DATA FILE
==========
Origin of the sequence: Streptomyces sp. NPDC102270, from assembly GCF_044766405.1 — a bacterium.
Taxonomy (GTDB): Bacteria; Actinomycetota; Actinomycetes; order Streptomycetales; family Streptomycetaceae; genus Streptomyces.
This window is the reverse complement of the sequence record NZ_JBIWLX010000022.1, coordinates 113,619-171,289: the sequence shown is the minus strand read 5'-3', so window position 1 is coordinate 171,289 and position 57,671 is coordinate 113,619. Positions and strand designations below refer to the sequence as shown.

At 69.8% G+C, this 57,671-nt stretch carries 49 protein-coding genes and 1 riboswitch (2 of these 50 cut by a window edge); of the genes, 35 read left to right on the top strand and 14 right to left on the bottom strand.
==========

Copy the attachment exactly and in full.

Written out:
Origin of the sequence: Streptomyces sp. NPDC102270, from assembly GCF_044766405.1 — a bacterium.
Taxonomy (GTDB): Bacteria; Actinomycetota; Actinomycetes; order Streptomycetales; family Streptomycetaceae; genus Streptomyces.
This window is the reverse complement of the sequence record NZ_JBIWLX010000022.1, coordinates 113,619-171,289: the sequence shown is the minus strand read 5'-3', so window position 1 is coordinate 171,289 and position 57,671 is coordinate 113,619. Positions and strand designations below refer to the sequence as shown.

At 69.8% G+C, this 57,671-nt stretch carries 49 protein-coding genes and 1 riboswitch (2 of these 50 cut by a window edge); of the genes, 35 read left to right on the top strand and 14 right to left on the bottom strand.